It's not uncommon for working artists to have a "day job." Being an artist therefore creates the equivalent of working two jobs. One, of course, puts food on the table, the other puts satisfaction in the heart. One allows the artist a home life, the other eats it up. At one he or she earns a living, while the other sometimes may actually be something of a costly hobby. Lucky is the individual who has a day job that is art related, allowing him to avoid the virtual split-personality which is often the case when the artist's real world and his art world tend to compete for his time and affections. Every artist in this situation hopes that one day, his or her art will lift from them the burden this dual existence and allow them to concentrate on that which they loves best. It happens. The dream does sometimes come true. It happened that way for the early American artist, Asher Brown Durand.
Born in 1796, Durand apprenticed to an engraver. All during the 1820s and 30s he worked long and hard at his trade, enjoying great success to the point that by the time he was thirty, he was the top engraver in the entire country, rendering etched printing plates for everything from business letterheads, stocks, and bonds, to commercial bank notes. On the side, he began painting portraits of his wealthy commercial clients. Living and working in New York City, he met Thomas Cole, then the pre-eminent landscape painter in the country. Cole encouraged him to try landscapes and often took him along to the country where they painted together. By the 1940s, Durand had switched from portraits to landscapes - rendering scenes up and down the Hudson River, later venturing into the Catskill, Adirondack, and White Mountains which made up the New York state geography. Engraving had been work. This was a labour of love. Following the dream of most truly dedicated artists, he eventually gave up his day job.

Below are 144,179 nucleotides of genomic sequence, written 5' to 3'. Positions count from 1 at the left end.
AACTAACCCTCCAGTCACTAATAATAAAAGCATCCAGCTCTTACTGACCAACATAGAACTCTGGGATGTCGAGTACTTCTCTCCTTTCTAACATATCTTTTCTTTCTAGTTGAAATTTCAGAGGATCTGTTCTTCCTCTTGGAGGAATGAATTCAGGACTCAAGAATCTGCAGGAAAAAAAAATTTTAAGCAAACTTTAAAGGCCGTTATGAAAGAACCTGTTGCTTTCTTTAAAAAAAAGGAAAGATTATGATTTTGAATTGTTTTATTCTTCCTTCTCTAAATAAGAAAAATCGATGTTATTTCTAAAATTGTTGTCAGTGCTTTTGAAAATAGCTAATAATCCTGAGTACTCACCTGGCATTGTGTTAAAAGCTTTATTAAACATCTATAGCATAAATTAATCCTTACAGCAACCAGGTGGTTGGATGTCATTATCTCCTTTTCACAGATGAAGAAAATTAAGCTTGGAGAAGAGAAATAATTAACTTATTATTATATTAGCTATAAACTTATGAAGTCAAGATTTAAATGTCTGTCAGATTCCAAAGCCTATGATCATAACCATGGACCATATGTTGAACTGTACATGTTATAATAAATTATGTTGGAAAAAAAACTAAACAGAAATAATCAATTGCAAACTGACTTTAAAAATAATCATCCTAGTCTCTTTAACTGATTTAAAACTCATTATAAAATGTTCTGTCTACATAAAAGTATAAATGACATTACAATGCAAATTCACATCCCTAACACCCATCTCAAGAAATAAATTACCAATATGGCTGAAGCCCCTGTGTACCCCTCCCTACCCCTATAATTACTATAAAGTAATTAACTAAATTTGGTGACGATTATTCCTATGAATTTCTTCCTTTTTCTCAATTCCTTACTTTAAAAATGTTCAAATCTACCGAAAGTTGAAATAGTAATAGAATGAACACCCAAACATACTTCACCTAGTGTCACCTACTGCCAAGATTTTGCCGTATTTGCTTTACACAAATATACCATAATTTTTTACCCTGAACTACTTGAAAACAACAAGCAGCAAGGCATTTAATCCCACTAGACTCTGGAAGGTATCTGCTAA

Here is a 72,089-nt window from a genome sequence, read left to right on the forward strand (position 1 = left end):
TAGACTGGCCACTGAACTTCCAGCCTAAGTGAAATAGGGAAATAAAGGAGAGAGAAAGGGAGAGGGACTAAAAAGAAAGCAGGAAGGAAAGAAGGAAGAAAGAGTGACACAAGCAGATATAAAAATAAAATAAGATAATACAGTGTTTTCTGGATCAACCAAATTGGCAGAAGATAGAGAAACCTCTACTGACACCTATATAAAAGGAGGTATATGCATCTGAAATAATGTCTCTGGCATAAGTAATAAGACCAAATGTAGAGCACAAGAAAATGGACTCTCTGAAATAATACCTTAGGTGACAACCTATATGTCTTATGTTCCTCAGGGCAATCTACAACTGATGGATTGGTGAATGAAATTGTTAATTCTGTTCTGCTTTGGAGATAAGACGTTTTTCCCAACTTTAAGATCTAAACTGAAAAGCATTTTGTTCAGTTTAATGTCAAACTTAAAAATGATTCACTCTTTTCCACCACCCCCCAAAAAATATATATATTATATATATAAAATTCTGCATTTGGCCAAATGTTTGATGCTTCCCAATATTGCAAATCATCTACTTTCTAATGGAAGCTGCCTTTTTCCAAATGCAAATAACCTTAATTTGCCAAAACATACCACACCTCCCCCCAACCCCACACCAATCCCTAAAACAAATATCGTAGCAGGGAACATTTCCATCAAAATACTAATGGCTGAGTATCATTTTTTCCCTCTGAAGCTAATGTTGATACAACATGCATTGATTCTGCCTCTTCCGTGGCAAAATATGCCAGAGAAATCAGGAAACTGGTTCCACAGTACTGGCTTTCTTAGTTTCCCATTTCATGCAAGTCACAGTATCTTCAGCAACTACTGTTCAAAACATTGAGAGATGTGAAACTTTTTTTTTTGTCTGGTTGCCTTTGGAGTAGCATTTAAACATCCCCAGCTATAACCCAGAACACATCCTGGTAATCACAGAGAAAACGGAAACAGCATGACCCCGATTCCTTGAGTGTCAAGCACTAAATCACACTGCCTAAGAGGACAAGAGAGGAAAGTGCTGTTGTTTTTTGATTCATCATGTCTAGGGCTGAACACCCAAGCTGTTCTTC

Although he assumed the mantle as the leader of what's since been deemed the Hudson River School, Durand was no plein air painter or slave to nature. His works were always done in his studio, usually during the winter months based upon detailed drawings he'd done on location during the summer. Already well to do, paintings such as his 1849 Kindred Spirits made him wealthy. In Europe, it was the Romantic era, and that was the case also in this country, at least insofar as the American landscape was concerned. Clients would often commission landscapes, describing what they wanted to see, sometimes including sentimental details, from which Durand would create nostalgic, somewhat idealised woodland settings based on his own designs, but often following formulas of his own invention or those copied from the great landscape painters of Europe. So broad was his experience and travels that he could often render actual locations from memory. Durand died in 1886 at the age of ninety, long after the tranquil, bucolic, Hudson River settings he'd painted as a young man had ceased to exist under the relentless march of civilisation. He never once regretted giving up his "day job."